Mountain Art & Artists
William Hart (1823-1894)
William Hart, with his brother James (who also became an artist), was brought to this country by his parents, James and Marion Robertson Hart, from Scotland on the ship Camillus on February 12, 1830. Hart began his career as a coach and ornamental painter in Troy, New York. For several years he traveled throughout Michigan as an itinerant painter doing portraits before going to Europe to study. From 1852 on he kept a studio in New York City, working out of the 10th Street Studio Building from 1859 to 1870. He became an associate member of the National Academy of Design in 1855 and a full member in 1858. He moved to Brooklyn and became the first president of the Brooklyn Academy of Design in 1865. He was also a founder of the American Watercolor Society.
From the dates of his White Mountain views, he must have traveled in the area many times between 1859 and 1870. Chocorua Peak was engraved by the Boston engraver William Wellstood in 1861, giving Hart's work a wide audience. He exhibited at the Boston Athenaeum and at the National Academy of Design throughout his active life as an artist. He also exhibited in Philadelphia, Baltimore, and Washington, DC. Albany, NY, was an important art center in the mid-19th century, and Hart's work was exhibited at the studio of Erastus Dow Palmer in that city in 1864 as a benefit for the U.S. Sanitary Commission.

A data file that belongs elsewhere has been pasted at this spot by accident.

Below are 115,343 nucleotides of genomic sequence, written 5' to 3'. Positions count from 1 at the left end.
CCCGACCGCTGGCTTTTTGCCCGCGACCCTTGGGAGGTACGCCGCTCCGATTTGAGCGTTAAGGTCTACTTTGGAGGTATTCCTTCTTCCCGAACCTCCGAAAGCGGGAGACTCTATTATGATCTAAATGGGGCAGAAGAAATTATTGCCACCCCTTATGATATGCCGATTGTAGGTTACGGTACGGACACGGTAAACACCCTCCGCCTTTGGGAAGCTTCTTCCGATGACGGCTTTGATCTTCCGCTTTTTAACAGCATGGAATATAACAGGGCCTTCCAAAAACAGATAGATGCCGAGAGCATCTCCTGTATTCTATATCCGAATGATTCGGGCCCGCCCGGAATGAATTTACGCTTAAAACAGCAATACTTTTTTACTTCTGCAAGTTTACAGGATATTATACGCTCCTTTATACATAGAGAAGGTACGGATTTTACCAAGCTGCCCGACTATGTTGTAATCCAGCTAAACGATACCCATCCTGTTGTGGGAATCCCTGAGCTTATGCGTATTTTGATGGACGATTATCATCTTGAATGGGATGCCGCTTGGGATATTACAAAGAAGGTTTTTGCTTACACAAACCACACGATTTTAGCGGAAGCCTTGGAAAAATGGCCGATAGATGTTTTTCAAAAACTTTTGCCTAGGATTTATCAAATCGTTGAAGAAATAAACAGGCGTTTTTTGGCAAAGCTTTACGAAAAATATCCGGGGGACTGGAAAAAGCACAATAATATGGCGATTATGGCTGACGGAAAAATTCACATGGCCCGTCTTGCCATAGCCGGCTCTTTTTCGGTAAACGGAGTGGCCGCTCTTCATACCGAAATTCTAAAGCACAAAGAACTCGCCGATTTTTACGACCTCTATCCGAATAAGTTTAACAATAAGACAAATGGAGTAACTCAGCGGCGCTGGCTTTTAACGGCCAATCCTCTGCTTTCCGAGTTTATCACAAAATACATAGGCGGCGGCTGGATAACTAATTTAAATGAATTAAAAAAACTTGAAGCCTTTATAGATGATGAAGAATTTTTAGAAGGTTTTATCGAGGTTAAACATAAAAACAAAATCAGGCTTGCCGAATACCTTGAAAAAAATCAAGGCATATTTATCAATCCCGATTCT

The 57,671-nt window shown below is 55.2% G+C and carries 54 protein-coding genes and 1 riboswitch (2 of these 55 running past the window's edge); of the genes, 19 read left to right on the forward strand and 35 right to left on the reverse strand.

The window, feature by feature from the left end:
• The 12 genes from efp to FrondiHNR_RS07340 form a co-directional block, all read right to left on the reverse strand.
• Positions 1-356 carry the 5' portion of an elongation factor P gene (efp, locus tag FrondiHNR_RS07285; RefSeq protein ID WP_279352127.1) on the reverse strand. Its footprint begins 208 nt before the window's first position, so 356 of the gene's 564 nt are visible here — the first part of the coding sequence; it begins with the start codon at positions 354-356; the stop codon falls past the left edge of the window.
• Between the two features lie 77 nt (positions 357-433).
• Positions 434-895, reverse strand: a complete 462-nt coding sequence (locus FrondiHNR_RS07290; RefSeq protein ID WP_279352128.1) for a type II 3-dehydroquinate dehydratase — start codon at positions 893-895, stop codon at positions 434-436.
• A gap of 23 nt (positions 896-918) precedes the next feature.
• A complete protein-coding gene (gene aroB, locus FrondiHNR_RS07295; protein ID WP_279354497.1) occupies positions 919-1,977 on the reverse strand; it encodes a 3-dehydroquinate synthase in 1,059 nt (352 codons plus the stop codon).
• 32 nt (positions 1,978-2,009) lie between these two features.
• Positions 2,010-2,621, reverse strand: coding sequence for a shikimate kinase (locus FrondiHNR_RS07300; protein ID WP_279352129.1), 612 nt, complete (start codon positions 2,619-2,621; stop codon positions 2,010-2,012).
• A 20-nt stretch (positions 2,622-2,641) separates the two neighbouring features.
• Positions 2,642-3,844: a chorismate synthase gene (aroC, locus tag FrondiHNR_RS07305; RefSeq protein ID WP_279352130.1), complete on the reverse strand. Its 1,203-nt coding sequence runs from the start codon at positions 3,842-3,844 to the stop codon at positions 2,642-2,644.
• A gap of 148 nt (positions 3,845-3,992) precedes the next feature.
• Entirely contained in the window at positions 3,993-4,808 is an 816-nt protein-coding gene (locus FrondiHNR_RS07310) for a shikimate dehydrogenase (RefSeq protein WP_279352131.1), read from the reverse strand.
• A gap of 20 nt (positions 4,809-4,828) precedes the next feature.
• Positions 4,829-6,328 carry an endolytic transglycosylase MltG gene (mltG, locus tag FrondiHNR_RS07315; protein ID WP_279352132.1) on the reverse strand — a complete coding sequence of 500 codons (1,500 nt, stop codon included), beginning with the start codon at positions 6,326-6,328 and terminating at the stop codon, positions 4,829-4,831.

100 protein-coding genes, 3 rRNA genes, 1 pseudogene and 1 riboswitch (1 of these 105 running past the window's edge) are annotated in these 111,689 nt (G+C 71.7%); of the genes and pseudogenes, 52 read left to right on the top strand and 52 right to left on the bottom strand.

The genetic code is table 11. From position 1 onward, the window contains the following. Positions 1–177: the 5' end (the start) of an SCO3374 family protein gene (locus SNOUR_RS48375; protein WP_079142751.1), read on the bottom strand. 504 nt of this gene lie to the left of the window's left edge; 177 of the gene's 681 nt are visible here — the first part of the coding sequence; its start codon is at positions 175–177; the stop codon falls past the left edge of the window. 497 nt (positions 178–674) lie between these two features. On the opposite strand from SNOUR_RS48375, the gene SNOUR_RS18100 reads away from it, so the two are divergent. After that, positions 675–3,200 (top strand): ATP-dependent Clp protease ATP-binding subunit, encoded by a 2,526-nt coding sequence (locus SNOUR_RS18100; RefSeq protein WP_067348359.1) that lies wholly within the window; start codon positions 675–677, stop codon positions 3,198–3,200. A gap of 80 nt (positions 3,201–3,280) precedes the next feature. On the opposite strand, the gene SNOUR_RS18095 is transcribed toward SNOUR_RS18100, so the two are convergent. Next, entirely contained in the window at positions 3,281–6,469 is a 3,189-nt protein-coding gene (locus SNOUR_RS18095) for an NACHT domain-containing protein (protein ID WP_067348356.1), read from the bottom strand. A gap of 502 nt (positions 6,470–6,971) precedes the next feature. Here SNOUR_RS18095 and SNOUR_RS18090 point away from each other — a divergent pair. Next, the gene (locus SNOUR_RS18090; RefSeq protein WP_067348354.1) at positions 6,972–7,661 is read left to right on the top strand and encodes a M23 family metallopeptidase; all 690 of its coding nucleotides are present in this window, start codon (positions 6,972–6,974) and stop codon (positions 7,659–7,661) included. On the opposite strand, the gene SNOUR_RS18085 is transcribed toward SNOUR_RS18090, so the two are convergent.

His work has been preserved at the Metropolitan Museum of Art as well as at many other museums.
Both his brother, James, and his sister, Julie Hart Beers Kempson, became fine painters in their own right. Contrary to some biographies of William Hart, genealogical information shows William had neither a middle name nor initial.